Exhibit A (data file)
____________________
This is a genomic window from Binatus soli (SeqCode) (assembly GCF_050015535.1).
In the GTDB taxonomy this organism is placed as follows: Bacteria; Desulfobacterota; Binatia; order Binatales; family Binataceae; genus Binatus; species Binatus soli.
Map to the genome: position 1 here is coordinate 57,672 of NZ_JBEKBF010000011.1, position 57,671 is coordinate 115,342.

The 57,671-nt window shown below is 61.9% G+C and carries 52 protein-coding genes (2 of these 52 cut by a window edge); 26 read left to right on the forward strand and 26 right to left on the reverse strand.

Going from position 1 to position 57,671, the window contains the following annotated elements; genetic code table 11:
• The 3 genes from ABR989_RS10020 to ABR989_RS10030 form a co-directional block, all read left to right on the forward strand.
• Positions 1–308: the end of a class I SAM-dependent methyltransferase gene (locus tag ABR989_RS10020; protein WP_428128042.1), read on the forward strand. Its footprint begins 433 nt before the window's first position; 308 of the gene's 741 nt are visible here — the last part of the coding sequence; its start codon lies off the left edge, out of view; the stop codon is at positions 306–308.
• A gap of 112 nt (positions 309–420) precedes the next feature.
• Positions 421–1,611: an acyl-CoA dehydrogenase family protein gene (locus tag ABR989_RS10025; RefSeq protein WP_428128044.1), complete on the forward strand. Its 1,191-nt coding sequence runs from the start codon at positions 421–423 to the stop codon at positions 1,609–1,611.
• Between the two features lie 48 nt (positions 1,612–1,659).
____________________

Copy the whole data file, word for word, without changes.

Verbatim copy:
This is a genomic window from Binatus soli (SeqCode) (assembly GCF_050015535.1).
In the GTDB taxonomy this organism is placed as follows: Bacteria; Desulfobacterota; Binatia; order Binatales; family Binataceae; genus Binatus; species Binatus soli.
Map to the genome: position 1 here is coordinate 57,672 of NZ_JBEKBF010000011.1, position 57,671 is coordinate 115,342.

The 57,671-nt window shown below is 61.9% G+C and carries 52 protein-coding genes (2 of these 52 cut by a window edge); 26 read left to right on the forward strand and 26 right to left on the reverse strand.

Going from position 1 to position 57,671, the window contains the following annotated elements; genetic code table 11:
• The 3 genes from ABR989_RS10020 to ABR989_RS10030 form a co-directional block, all read left to right on the forward strand.
• Positions 1–308: the end of a class I SAM-dependent methyltransferase gene (locus tag ABR989_RS10020; protein WP_428128042.1), read on the forward strand. Its footprint begins 433 nt before the window's first position; 308 of the gene's 741 nt are visible here — the last part of the coding sequence; its start codon lies off the left edge, out of view; the stop codon is at positions 306–308.
• A gap of 112 nt (positions 309–420) precedes the next feature.
• Positions 421–1,611: an acyl-CoA dehydrogenase family protein gene (locus tag ABR989_RS10025; RefSeq protein WP_428128044.1), complete on the forward strand. Its 1,191-nt coding sequence runs from the start codon at positions 421–423 to the stop codon at positions 1,609–1,611.
• Between the two features lie 48 nt (positions 1,612–1,659).